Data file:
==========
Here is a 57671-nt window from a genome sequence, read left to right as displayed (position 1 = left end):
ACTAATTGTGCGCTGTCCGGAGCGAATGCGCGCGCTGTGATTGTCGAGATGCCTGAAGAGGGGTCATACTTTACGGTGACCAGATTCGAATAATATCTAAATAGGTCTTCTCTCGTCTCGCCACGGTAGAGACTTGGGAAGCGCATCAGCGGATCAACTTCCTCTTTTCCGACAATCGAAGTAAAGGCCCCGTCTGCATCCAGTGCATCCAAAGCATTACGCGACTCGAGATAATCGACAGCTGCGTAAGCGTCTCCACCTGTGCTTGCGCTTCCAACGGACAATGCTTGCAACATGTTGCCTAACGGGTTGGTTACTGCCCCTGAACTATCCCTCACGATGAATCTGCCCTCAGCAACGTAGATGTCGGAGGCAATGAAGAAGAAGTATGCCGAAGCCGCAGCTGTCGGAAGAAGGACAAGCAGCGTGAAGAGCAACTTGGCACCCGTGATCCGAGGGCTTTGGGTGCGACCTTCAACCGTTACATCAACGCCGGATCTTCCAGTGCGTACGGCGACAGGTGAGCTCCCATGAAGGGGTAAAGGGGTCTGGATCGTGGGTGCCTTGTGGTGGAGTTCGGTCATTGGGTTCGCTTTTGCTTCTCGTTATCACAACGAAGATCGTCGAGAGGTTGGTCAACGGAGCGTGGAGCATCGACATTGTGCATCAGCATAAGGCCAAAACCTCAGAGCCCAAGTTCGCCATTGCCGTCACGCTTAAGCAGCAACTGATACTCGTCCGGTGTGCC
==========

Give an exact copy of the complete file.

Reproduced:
Here is a 57671-nt window from a genome sequence, read left to right as displayed (position 1 = left end):
ACTAATTGTGCGCTGTCCGGAGCGAATGCGCGCGCTGTGATTGTCGAGATGCCTGAAGAGGGGTCATACTTTACGGTGACCAGATTCGAATAATATCTAAATAGGTCTTCTCTCGTCTCGCCACGGTAGAGACTTGGGAAGCGCATCAGCGGATCAACTTCCTCTTTTCCGACAATCGAAGTAAAGGCCCCGTCTGCATCCAGTGCATCCAAAGCATTACGCGACTCGAGATAATCGACAGCTGCGTAAGCGTCTCCACCTGTGCTTGCGCTTCCAACGGACAATGCTTGCAACATGTTGCCTAACGGGTTGGTTACTGCCCCTGAACTATCCCTCACGATGAATCTGCCCTCAGCAACGTAGATGTCGGAGGCAATGAAGAAGAAGTATGCCGAAGCCGCAGCTGTCGGAAGAAGGACAAGCAGCGTGAAGAGCAACTTGGCACCCGTGATCCGAGGGCTTTGGGTGCGACCTTCAACCGTTACATCAACGCCGGATCTTCCAGTGCGTACGGCGACAGGTGAGCTCCCATGAAGGGGTAAAGGGGTCTGGATCGTGGGTGCCTTGTGGTGGAGTTCGGTCATTGGGTTCGCTTTTGCTTCTCGTTATCACAACGAAGATCGTCGAGAGGTTGGTCAACGGAGCGTGGAGCATCGACATTGTGCATCAGCATAAGGCCAAAACCTCAGAGCCCAAGTTCGCCATTGCCGTCACGCTTAAGCAGCAACTGATACTCGTCCGGTGTGCC